LOS ANGELES — Running a startup company is not what entrepreneur Kameale Terry imagined while growing up in South Central Los Angeles. She saw firsthand how hard it was.
"My dad is an entrepreneur, so I always said I wanted a corporate job," Terry said. "Just stable, stable, steady pay."
That's what she got as a banker for many years until she started working in the electric vehicle industry for a company that makes software for charging stations. That's when Terry heard firsthand from drivers who complained about chargers that were broken with no one around to fix them, sometimes for up to a month.
"They weren't always the most polite, but it's a true frustration, right?" Terry said. "Like, if you are an early adopter, you pull up somewhere, and you think that something is going to work and it doesn't, that's a problem."
She points out that, typically, electrical contractors are called on to fix charging stations. Still, she says the issue is oftentimes non-electrical, a part needs replacing or software isn't working correctly.
So Terry, who is the CEO, teamed up with Evette Ellis, a workforce development expert who grew up in Compton, in January 2020 to create ChargerHelp!, an on-demand repair app for EV charging stations. They raised $400,000 through grants and pitch competitions before raising $2.75 million from investors. They're building a crew of technicians who can respond to broken EV chargers in 24 to 48 hours and can fix a wide range of issues.
Ellis said they are making a concerted effort to hire a diverse workforce, and the company technicians share in the startup and pays $30 an hour.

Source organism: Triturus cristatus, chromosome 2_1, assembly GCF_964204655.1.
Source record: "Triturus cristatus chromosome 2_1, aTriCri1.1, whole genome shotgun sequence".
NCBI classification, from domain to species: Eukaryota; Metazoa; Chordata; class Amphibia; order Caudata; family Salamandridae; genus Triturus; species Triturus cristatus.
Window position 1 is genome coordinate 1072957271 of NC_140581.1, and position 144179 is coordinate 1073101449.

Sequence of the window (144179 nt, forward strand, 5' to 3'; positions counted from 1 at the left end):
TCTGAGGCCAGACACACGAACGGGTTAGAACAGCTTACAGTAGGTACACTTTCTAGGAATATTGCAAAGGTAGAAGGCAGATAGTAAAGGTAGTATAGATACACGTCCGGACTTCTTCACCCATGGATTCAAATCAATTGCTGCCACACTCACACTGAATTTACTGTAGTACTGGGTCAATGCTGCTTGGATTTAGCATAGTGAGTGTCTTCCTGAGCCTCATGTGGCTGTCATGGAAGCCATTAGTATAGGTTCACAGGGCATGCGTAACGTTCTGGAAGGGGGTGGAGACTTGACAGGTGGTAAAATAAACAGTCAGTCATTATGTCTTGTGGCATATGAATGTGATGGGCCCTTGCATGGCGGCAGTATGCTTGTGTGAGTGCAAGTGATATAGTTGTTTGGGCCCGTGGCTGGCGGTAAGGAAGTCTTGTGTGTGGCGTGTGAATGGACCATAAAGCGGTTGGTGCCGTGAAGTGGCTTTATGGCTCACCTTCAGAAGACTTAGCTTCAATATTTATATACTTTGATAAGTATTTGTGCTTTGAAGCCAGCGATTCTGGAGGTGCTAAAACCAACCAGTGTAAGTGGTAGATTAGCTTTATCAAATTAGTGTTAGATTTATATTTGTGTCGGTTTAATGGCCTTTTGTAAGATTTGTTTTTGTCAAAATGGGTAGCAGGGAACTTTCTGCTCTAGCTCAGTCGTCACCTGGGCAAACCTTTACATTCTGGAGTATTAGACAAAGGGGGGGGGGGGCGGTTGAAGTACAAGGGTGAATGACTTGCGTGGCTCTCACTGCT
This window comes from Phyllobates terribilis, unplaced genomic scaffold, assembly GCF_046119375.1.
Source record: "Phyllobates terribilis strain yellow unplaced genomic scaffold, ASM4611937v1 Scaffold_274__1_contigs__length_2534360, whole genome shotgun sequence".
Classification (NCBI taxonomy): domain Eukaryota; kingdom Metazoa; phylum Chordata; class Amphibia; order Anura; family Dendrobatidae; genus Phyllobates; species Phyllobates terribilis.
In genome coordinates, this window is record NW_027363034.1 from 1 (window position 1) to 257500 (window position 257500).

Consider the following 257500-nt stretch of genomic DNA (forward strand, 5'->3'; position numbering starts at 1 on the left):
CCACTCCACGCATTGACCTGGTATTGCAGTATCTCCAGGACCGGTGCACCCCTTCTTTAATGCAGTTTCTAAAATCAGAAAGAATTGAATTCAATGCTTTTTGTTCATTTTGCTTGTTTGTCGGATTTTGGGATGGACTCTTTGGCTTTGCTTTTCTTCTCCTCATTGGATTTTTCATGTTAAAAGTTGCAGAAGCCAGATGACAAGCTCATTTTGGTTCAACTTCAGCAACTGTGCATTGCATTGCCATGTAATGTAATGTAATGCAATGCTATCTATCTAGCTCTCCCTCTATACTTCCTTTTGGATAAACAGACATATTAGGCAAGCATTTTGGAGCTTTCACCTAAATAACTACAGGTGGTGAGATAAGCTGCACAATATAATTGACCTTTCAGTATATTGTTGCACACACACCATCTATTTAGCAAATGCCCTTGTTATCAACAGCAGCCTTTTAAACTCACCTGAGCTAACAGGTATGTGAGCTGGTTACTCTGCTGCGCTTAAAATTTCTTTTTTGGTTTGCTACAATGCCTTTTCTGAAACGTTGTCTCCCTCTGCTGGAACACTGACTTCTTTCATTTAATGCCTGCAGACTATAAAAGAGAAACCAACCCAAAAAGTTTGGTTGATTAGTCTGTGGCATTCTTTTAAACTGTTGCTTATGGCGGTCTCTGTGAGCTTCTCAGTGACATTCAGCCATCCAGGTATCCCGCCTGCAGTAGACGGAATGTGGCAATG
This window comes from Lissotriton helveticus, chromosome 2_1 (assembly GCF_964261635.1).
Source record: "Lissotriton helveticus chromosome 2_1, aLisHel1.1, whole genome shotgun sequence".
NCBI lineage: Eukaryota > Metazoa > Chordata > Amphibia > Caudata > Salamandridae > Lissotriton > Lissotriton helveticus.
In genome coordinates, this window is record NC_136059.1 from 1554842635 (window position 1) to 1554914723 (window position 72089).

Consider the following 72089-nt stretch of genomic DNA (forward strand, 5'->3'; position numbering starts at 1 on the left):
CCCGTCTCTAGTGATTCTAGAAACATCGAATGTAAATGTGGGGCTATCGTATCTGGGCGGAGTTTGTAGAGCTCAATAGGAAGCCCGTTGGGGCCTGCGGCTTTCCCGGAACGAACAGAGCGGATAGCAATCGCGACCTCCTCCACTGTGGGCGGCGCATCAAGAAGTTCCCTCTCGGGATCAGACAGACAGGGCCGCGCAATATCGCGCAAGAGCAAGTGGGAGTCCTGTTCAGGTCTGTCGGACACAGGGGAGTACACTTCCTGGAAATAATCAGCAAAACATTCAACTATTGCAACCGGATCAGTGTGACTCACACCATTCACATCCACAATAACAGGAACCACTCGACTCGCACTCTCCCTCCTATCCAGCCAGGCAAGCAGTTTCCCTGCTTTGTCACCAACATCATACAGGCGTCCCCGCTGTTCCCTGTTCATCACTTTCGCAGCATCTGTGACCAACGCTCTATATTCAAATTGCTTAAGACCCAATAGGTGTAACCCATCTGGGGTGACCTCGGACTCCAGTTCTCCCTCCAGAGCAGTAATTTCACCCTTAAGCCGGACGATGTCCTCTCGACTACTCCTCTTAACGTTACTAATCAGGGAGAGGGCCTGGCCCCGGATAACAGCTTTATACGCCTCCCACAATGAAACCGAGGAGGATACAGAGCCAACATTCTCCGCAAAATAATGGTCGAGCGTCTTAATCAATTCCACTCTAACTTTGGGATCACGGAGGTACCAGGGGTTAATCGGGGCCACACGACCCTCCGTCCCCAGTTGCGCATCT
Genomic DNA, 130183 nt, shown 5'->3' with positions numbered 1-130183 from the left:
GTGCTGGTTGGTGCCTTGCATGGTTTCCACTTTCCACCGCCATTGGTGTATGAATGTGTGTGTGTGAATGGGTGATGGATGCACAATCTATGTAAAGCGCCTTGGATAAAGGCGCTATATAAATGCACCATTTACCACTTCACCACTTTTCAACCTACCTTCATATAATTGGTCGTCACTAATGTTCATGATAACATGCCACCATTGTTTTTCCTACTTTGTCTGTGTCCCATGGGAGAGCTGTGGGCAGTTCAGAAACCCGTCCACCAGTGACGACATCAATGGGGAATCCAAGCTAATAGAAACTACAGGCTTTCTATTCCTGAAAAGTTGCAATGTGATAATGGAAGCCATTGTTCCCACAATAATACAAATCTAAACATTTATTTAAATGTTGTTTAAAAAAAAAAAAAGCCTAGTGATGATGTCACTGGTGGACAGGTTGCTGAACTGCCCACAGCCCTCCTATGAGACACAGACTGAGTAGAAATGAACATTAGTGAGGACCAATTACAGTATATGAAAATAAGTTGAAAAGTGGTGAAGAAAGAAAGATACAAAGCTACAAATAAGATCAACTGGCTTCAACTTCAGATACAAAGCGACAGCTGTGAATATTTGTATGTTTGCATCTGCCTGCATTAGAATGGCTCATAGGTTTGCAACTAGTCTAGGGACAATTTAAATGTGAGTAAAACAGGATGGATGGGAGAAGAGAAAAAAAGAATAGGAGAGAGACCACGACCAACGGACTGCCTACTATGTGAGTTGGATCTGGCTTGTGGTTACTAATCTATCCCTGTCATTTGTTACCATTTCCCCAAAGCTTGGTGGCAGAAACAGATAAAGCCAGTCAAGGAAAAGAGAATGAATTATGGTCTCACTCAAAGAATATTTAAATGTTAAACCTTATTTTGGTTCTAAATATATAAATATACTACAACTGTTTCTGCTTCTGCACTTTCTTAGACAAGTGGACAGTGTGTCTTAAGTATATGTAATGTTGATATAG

"It's a living wage. Our goal was for folks not to have to work two to three jobs to make ends meet or to get the things that we like, to live comfortably and support your family," Ellis said.
With the Biden administration pushing to build a network of 500,000 charging stations, Ellis said fixing the existing ones now is crucial, and there isn't an industry standard.
"Everybody is learning how to do it, so it really is the most equitable space to give people the opportunity to learn how to do it because there is no set way," Ellis said. "We've created the way to fix these charging machines in a timely fashion."
The startup hired about two dozen technicians and planned to hire more in July and November. They operate across eight states, covering 15,000 charging stations.
For Terry, going without a steady paycheck may have been a leap of faith, but she said it is important diverse voices are heard in an industry she's always viewed as privileged.
"People have been able to dress up sustainability as this croc-wearing, vegan thing that is expensive without realizing that there are folks in like, what I call 'regular, degular' communities, that have been doing this forever," she said.